Naval Special Warfare Command is in the process of administratively discharging 10 enlisted Navy SEALs and another sailor assigned to East Coast Naval Special Warfare unit for failing mandatory drug tests administered by the command, the U.S. Naval Institute first reported on May 3.
The SEALs and sailor reportedly tested positive for cocaine and assorted methamphetamines during drug tests conducted between March and April, results that reportedly triggered a new investigation by NSWC "into the circumstances around the failures," USNI News reports.
"We have a zero-tolerance policy for the use of illicit drugs and as such these individuals will be held accountable for their actions," Cmdr. Tamara Lawrence said in a statement. "We are confident in our drug testing procedures and will continue to impress on all members of the command that illicit drugs are incompatible with the SEAL ethos and Naval service.”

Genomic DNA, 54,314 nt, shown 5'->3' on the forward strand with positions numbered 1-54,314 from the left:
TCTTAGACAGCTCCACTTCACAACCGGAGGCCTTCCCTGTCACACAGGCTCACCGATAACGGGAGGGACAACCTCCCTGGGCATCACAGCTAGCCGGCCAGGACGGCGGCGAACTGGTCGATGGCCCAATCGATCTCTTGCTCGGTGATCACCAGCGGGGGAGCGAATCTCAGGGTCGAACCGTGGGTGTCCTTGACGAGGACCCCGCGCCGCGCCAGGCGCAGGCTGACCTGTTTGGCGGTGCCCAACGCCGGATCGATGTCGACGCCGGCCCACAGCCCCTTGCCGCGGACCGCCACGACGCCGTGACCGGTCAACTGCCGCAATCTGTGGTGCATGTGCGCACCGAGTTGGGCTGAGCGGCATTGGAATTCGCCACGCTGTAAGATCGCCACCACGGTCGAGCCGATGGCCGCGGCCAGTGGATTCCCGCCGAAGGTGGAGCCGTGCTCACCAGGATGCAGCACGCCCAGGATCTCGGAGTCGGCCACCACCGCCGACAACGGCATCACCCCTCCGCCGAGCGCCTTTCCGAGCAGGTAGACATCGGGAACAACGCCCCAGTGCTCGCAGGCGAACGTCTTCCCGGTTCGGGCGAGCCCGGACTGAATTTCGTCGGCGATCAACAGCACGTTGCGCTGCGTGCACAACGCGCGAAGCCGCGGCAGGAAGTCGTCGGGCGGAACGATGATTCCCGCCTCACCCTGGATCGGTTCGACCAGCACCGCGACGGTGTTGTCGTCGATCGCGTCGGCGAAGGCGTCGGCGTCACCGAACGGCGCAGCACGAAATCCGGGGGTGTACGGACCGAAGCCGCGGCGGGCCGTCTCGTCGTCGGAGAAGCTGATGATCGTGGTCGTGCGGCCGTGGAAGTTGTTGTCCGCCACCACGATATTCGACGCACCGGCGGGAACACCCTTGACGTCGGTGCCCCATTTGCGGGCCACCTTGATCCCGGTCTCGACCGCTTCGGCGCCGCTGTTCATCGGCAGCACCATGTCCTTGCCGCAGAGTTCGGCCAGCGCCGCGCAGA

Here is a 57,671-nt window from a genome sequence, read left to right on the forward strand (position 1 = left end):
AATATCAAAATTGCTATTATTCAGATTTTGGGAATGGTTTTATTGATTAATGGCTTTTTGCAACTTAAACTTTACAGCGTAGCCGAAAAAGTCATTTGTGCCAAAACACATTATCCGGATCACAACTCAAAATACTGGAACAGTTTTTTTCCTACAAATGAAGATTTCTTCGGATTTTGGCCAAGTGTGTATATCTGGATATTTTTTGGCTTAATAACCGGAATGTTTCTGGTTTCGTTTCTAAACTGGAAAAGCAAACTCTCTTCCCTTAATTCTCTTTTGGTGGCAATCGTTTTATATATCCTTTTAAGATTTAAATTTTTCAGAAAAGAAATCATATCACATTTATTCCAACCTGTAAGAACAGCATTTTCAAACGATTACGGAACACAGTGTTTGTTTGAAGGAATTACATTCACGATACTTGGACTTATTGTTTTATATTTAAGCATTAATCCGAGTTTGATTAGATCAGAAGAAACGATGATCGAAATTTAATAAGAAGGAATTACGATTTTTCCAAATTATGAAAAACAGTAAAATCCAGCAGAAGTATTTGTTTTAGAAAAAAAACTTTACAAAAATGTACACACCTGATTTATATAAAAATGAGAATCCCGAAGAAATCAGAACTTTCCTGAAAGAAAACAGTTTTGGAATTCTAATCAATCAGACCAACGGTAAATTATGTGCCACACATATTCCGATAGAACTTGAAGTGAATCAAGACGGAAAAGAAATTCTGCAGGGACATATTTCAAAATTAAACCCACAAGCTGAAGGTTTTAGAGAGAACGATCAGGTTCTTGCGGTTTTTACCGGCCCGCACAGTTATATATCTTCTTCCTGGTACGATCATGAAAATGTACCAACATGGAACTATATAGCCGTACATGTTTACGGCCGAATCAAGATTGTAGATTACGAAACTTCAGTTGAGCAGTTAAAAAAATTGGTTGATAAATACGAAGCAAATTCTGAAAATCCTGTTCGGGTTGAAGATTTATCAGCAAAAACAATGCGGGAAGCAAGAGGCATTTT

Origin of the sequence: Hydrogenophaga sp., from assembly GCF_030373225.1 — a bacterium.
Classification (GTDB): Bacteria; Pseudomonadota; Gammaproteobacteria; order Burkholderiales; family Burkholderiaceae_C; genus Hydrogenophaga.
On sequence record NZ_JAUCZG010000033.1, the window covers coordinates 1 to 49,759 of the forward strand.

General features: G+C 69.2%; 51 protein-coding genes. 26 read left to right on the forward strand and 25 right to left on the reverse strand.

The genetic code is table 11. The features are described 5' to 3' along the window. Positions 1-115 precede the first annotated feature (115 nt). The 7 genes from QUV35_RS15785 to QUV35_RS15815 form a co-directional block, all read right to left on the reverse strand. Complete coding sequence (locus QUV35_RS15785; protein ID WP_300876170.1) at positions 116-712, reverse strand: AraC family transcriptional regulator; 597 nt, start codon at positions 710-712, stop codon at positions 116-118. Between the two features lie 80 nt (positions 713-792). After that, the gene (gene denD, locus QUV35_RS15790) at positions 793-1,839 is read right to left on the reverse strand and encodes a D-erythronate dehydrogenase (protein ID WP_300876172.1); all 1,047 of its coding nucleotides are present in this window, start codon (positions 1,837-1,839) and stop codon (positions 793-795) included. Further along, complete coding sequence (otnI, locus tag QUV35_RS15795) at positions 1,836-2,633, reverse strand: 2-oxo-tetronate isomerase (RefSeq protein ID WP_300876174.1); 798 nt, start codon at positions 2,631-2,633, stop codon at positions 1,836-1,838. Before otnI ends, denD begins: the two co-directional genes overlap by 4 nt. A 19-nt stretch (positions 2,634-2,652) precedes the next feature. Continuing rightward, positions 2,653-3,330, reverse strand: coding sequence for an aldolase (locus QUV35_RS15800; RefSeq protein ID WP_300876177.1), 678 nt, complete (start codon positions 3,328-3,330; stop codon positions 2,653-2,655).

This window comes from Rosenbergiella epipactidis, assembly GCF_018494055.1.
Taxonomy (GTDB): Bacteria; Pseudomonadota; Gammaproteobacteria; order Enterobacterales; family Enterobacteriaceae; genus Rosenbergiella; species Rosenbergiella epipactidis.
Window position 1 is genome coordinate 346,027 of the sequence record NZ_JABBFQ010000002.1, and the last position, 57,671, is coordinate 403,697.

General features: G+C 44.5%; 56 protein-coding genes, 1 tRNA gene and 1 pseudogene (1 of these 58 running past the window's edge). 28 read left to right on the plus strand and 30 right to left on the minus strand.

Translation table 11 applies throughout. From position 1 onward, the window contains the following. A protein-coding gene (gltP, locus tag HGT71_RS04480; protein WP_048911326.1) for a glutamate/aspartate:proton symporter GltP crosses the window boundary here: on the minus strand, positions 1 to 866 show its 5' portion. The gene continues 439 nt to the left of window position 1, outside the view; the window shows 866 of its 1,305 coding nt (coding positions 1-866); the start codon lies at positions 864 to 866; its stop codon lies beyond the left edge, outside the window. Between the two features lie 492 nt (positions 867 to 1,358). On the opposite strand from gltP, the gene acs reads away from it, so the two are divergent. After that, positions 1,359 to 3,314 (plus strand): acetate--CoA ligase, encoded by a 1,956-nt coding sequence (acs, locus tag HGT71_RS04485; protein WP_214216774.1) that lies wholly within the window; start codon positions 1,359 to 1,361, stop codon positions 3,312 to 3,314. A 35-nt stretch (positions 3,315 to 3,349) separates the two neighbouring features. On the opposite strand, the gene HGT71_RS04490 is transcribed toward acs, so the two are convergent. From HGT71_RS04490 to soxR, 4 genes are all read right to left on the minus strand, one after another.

News of the separations comes just over a year after CBS News aired an investigative report detailing a growing drug-abuse problem within the U.S. special operations community, citing mostly anecdotal reports and testimonials from former SEALs.
According to data provided by Naval Special Warfare to Task & Purpose at the time, the Navy collected 71,436 urinalysis samples force-wide for testing between August 2014 and February 2017. Of those samples, drug laboratories found 186 samples that tested positive for drugs — a 0.2% rate that mostly included cocaine and marijuana.
Benjamin Franklin nailed it when he said, "Fatigue is the best pillow." True story, Benny. There's nothing like pushing your body so far past exhaustion that you'd willingly, even longingly, take a nap on a concrete slab.
Airman 1st Class Isaiah Edwards has been sentenced to 35 years in prison after a military jury found him guilty of murder in connection with the death of a fellow airman in Guam, Air Force officials announced on Tuesday.
A Russian man got drunk as all hell and tried to hijack an airplane on Tuesday, according to Russian news agencies.
So, pretty much your typical day in Siberia. No seriously: As Reuters notes, "drunken incidents involving passengers on commercial flights in Russia are fairly common, though it is unusual for them to result in flights being diverted."